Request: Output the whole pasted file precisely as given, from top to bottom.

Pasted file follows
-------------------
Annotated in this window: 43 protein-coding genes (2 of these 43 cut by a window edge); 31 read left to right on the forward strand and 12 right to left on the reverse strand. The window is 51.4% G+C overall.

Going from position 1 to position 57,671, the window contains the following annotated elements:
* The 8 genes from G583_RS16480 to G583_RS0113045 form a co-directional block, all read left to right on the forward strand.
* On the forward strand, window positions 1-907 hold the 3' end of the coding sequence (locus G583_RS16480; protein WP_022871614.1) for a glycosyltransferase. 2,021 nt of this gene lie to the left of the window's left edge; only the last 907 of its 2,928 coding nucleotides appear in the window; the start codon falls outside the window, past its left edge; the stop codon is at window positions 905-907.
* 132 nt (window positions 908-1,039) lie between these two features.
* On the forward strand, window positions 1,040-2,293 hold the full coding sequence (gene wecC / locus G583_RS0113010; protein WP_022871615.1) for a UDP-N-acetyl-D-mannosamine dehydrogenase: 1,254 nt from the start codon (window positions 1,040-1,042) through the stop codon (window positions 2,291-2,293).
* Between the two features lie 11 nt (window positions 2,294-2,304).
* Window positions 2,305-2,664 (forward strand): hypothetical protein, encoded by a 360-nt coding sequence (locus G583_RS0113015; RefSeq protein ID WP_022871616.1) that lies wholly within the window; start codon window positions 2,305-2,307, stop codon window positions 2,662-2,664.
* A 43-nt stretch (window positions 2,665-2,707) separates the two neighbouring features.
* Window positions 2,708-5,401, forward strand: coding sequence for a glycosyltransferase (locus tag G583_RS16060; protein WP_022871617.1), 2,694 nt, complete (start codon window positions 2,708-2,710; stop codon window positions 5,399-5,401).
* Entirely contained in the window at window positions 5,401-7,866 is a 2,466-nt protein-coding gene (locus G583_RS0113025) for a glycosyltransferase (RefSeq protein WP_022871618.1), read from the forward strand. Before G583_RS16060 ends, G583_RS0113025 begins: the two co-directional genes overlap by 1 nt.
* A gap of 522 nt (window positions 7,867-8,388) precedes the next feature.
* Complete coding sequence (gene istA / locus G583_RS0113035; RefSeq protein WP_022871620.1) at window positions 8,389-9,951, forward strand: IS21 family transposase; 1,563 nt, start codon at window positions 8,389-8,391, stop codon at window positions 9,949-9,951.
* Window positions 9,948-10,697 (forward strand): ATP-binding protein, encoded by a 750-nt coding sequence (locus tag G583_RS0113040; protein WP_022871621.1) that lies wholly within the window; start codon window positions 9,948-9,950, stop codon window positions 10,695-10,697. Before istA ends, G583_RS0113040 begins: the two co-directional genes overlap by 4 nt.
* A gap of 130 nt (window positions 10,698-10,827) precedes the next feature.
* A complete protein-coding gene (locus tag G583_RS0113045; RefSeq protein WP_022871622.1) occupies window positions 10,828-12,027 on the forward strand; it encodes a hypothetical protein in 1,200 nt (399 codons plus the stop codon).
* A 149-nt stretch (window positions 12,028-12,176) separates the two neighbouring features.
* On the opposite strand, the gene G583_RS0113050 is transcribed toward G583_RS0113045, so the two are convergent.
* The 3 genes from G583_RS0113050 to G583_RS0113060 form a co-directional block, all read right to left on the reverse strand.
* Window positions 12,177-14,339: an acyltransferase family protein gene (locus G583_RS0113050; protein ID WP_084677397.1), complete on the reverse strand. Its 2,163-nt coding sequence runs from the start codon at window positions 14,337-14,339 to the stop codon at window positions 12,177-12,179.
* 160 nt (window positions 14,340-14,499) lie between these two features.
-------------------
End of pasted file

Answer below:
Annotated in this window: 43 protein-coding genes (2 of these 43 cut by a window edge); 31 read left to right on the forward strand and 12 right to left on the reverse strand. The window is 51.4% G+C overall.

Going from position 1 to position 57,671, the window contains the following annotated elements:
* The 8 genes from G583_RS16480 to G583_RS0113045 form a co-directional block, all read left to right on the forward strand.
* On the forward strand, window positions 1-907 hold the 3' end of the coding sequence (locus G583_RS16480; protein WP_022871614.1) for a glycosyltransferase. 2,021 nt of this gene lie to the left of the window's left edge; only the last 907 of its 2,928 coding nucleotides appear in the window; the start codon falls outside the window, past its left edge; the stop codon is at window positions 905-907.
* 132 nt (window positions 908-1,039) lie between these two features.
* On the forward strand, window positions 1,040-2,293 hold the full coding sequence (gene wecC / locus G583_RS0113010; protein WP_022871615.1) for a UDP-N-acetyl-D-mannosamine dehydrogenase: 1,254 nt from the start codon (window positions 1,040-1,042) through the stop codon (window positions 2,291-2,293).
* Between the two features lie 11 nt (window positions 2,294-2,304).
* Window positions 2,305-2,664 (forward strand): hypothetical protein, encoded by a 360-nt coding sequence (locus G583_RS0113015; RefSeq protein ID WP_022871616.1) that lies wholly within the window; start codon window positions 2,305-2,307, stop codon window positions 2,662-2,664.
* A 43-nt stretch (window positions 2,665-2,707) separates the two neighbouring features.
* Window positions 2,708-5,401, forward strand: coding sequence for a glycosyltransferase (locus tag G583_RS16060; protein WP_022871617.1), 2,694 nt, complete (start codon window positions 2,708-2,710; stop codon window positions 5,399-5,401).
* Entirely contained in the window at window positions 5,401-7,866 is a 2,466-nt protein-coding gene (locus G583_RS0113025) for a glycosyltransferase (RefSeq protein WP_022871618.1), read from the forward strand. Before G583_RS16060 ends, G583_RS0113025 begins: the two co-directional genes overlap by 1 nt.
* A gap of 522 nt (window positions 7,867-8,388) precedes the next feature.
* Complete coding sequence (gene istA / locus G583_RS0113035; RefSeq protein WP_022871620.1) at window positions 8,389-9,951, forward strand: IS21 family transposase; 1,563 nt, start codon at window positions 8,389-8,391, stop codon at window positions 9,949-9,951.
* Window positions 9,948-10,697 (forward strand): ATP-binding protein, encoded by a 750-nt coding sequence (locus tag G583_RS0113040; protein WP_022871621.1) that lies wholly within the window; start codon window positions 9,948-9,950, stop codon window positions 10,695-10,697. Before istA ends, G583_RS0113040 begins: the two co-directional genes overlap by 4 nt.
* A gap of 130 nt (window positions 10,698-10,827) precedes the next feature.
* A complete protein-coding gene (locus tag G583_RS0113045; RefSeq protein WP_022871622.1) occupies window positions 10,828-12,027 on the forward strand; it encodes a hypothetical protein in 1,200 nt (399 codons plus the stop codon).
* A 149-nt stretch (window positions 12,028-12,176) separates the two neighbouring features.
* On the opposite strand, the gene G583_RS0113050 is transcribed toward G583_RS0113045, so the two are convergent.
* The 3 genes from G583_RS0113050 to G583_RS0113060 form a co-directional block, all read right to left on the reverse strand.
* Window positions 12,177-14,339: an acyltransferase family protein gene (locus G583_RS0113050; protein ID WP_084677397.1), complete on the reverse strand. Its 2,163-nt coding sequence runs from the start codon at window positions 14,337-14,339 to the stop codon at window positions 12,177-12,179.
* 160 nt (window positions 14,340-14,499) lie between these two features.